Sunday, August 16, 2009

Hot Sunday #2: reading Urrea

Besides writing, my other assignment this weekend is lots of household chores and they can't be postponed because we have an out of town guest coming to stay with us. So somehow, despite the heat, I've had to go to the laundromat, the grocery store, the greengrocer etc. Non-New-Yorkers, please note that automobiles are not involved in performing these tasks. It's all about shlepping under the hot sun. And here, inside our even hotter apartment, I've got to clean the bathroom, change the linens and take care of other assorted odds and ends. Ah the glamorous life of the unknown writer. Feel sorry for me?

Hey, don't. Because in between all the shlepping and sweating, I'm taking little breaks, ducking into the bedroom, aka the air-conditioned sanctuary, and reading another chapter in the wonderful novel in which I'm currently engrossed: Into the Beautiful North by Luis Alberto Urrea. A few years back I read Urrea's first novel, The Hummingbird's Daughter, and liked it a lot, and my lover Teresa read this new one last month and raved about it, so I'm not surprised that it has such a grip on me. Delighted even so. I'm about two-thirds of the way through and it's probably premature to say much, but I couldn't wait to comment on it because Urrea does something in this novel that is extremely hard to pull off and I admire him for it a great deal. He takes on a grim, difficult, serious topic -- what NAFTA has done to Mexico, what the resultant realities of life are for the mass of Mexicans, and especially, for Mexican migrants to the U.S. -- and brings it to stirring, funny, heartfelt life. He tells a very particular, very imaginative and original story, tells it with the lightest touch, with lots of humor and oh so much humanity. There is a sweetness running through this novel, not treacly but genuine and touching. I love the characters. I'm smitten with them, and with Urrea for what he's done here.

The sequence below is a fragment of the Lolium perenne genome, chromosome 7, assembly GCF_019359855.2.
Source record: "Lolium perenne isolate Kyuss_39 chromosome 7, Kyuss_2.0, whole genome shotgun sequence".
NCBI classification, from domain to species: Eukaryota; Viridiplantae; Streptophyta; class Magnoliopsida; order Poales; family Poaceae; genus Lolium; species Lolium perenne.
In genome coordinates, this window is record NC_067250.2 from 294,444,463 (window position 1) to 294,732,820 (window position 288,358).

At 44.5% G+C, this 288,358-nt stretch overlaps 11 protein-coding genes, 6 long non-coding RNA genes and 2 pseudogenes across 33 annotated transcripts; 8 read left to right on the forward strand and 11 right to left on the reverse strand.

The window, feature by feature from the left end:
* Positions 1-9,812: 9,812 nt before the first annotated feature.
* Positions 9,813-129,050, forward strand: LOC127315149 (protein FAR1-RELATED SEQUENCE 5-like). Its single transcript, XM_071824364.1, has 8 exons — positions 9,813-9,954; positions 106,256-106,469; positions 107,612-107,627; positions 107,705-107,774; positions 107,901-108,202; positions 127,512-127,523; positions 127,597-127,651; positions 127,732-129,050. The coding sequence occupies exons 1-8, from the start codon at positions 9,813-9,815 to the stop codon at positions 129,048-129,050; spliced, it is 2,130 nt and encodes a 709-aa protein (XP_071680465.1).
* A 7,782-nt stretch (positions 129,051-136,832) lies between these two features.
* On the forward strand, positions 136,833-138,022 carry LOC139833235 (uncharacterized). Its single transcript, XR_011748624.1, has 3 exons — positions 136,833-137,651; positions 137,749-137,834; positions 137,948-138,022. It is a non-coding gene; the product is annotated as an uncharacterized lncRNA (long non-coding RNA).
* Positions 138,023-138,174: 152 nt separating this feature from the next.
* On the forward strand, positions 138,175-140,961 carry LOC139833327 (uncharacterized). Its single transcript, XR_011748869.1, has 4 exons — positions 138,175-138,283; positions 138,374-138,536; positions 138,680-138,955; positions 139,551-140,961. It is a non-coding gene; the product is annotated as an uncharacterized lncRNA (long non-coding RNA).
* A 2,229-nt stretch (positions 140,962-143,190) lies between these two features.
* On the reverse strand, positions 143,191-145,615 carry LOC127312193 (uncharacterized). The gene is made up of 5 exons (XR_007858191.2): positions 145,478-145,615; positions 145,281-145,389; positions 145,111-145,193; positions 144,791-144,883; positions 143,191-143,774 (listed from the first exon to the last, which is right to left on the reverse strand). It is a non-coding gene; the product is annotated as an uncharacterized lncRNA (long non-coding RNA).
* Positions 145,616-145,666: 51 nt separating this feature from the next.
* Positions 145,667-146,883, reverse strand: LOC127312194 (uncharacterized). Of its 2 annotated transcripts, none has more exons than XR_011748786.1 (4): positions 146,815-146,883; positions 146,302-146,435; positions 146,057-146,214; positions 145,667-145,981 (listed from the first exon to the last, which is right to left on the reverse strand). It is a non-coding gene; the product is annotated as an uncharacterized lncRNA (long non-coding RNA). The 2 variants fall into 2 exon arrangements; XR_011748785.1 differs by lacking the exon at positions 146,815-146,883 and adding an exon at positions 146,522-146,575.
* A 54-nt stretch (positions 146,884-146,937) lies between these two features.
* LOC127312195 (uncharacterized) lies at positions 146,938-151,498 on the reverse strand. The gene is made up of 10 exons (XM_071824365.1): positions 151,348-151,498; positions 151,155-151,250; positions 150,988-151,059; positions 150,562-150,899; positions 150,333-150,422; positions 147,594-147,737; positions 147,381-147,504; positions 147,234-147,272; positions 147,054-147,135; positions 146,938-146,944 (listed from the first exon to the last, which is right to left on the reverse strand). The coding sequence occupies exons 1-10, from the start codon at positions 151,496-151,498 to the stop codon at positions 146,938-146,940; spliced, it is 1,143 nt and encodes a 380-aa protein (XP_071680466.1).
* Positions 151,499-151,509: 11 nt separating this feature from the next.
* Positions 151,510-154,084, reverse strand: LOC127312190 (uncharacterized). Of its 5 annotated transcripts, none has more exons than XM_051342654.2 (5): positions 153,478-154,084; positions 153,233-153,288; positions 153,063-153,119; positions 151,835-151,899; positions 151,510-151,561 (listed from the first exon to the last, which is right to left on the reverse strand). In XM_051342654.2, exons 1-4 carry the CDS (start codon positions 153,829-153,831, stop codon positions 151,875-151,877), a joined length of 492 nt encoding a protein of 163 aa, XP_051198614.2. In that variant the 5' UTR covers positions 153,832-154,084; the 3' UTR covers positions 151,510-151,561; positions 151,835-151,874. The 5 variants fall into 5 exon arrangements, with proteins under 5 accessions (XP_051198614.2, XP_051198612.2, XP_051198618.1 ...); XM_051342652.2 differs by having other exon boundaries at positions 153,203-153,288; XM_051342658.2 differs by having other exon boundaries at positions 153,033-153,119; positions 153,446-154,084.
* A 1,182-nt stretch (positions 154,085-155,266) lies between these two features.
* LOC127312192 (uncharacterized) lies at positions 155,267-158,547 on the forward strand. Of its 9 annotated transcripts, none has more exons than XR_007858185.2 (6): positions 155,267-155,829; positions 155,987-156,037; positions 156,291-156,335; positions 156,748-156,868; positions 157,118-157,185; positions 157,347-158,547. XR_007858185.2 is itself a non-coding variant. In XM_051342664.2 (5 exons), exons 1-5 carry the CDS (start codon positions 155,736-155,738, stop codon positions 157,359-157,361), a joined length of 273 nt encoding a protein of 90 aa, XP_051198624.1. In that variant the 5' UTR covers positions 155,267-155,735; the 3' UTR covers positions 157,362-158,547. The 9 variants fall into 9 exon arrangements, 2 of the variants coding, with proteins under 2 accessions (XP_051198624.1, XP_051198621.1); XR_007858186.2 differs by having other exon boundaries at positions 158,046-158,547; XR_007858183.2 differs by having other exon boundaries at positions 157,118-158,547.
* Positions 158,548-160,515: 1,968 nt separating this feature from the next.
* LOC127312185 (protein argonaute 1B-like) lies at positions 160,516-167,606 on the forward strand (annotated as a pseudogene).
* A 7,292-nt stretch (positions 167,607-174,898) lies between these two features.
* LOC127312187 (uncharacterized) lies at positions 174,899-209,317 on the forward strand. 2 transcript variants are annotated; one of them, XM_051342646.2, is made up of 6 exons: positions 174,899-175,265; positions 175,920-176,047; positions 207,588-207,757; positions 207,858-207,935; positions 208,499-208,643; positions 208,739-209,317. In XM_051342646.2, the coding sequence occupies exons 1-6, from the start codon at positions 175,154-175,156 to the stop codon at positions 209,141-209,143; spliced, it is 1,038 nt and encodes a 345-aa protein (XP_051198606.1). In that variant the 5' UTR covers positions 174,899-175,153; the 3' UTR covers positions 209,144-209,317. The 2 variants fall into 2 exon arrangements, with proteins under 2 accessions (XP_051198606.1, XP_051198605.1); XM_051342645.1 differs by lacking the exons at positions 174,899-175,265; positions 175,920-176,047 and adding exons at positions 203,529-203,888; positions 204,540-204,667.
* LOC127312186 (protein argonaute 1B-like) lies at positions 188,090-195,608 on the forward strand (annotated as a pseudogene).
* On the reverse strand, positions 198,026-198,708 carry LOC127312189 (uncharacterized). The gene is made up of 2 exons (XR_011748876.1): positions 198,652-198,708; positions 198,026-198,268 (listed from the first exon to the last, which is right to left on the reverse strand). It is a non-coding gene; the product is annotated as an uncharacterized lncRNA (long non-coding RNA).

He is perhaps best known for his fine works of nonfiction about the horrors faced by the masses of Mexican workers who undertake the nearly impossible effort to get across the border, driven by hunger and desperation and love for their suffering families. Two especially are much acclaimed: Across the Wire and The Devil's Highway. I need to read them both. Teresa, who spends her days as an immigrant-rights organizer, read Across the Wire and tells me it is an extremely painful, truthful book.